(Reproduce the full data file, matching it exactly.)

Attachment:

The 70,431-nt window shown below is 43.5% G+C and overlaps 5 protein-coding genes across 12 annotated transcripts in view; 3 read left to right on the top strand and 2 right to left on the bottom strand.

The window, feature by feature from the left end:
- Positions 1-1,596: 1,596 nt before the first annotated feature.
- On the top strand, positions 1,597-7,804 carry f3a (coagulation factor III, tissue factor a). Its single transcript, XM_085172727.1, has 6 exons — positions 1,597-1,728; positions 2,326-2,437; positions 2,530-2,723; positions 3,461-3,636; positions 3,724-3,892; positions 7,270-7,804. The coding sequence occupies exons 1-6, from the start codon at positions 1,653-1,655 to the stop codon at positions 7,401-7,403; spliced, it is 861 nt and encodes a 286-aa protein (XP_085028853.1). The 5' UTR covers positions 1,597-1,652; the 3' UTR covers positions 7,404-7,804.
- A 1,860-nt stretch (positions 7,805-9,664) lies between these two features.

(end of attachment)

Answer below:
The 70,431-nt window shown below is 43.5% G+C and overlaps 5 protein-coding genes across 12 annotated transcripts in view; 3 read left to right on the top strand and 2 right to left on the bottom strand.

The window, feature by feature from the left end:
- Positions 1-1,596: 1,596 nt before the first annotated feature.
- On the top strand, positions 1,597-7,804 carry f3a (coagulation factor III, tissue factor a). Its single transcript, XM_085172727.1, has 6 exons — positions 1,597-1,728; positions 2,326-2,437; positions 2,530-2,723; positions 3,461-3,636; positions 3,724-3,892; positions 7,270-7,804. The coding sequence occupies exons 1-6, from the start codon at positions 1,653-1,655 to the stop codon at positions 7,401-7,403; spliced, it is 861 nt and encodes a 286-aa protein (XP_085028853.1). The 5' UTR covers positions 1,597-1,652; the 3' UTR covers positions 7,404-7,804.
- A 1,860-nt stretch (positions 7,805-9,664) lies between these two features.